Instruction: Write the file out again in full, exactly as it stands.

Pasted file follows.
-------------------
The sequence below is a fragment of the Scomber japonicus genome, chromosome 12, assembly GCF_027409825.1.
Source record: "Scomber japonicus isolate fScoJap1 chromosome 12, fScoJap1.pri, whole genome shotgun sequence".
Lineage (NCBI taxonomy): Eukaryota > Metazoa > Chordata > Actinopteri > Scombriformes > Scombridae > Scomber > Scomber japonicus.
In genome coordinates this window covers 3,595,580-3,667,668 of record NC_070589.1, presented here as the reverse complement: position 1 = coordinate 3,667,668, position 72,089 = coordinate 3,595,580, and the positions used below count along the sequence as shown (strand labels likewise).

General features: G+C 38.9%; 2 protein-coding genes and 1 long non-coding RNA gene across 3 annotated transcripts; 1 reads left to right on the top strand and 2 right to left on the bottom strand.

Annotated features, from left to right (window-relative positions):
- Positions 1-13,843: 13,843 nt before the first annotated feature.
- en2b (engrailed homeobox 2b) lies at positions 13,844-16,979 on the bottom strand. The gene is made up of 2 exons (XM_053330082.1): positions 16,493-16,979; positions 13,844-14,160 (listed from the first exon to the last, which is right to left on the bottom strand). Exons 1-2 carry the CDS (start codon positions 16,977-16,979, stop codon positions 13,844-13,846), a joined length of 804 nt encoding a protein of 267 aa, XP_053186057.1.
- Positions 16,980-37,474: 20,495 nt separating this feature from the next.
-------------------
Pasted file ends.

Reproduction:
The sequence below is a fragment of the Scomber japonicus genome, chromosome 12, assembly GCF_027409825.1.
Source record: "Scomber japonicus isolate fScoJap1 chromosome 12, fScoJap1.pri, whole genome shotgun sequence".
Lineage (NCBI taxonomy): Eukaryota > Metazoa > Chordata > Actinopteri > Scombriformes > Scombridae > Scomber > Scomber japonicus.
In genome coordinates this window covers 3,595,580-3,667,668 of record NC_070589.1, presented here as the reverse complement: position 1 = coordinate 3,667,668, position 72,089 = coordinate 3,595,580, and the positions used below count along the sequence as shown (strand labels likewise).

General features: G+C 38.9%; 2 protein-coding genes and 1 long non-coding RNA gene across 3 annotated transcripts; 1 reads left to right on the top strand and 2 right to left on the bottom strand.

Annotated features, from left to right (window-relative positions):
- Positions 1-13,843: 13,843 nt before the first annotated feature.
- en2b (engrailed homeobox 2b) lies at positions 13,844-16,979 on the bottom strand. The gene is made up of 2 exons (XM_053330082.1): positions 16,493-16,979; positions 13,844-14,160 (listed from the first exon to the last, which is right to left on the bottom strand). Exons 1-2 carry the CDS (start codon positions 16,977-16,979, stop codon positions 13,844-13,846), a joined length of 804 nt encoding a protein of 267 aa, XP_053186057.1.
- Positions 16,980-37,474: 20,495 nt separating this feature from the next.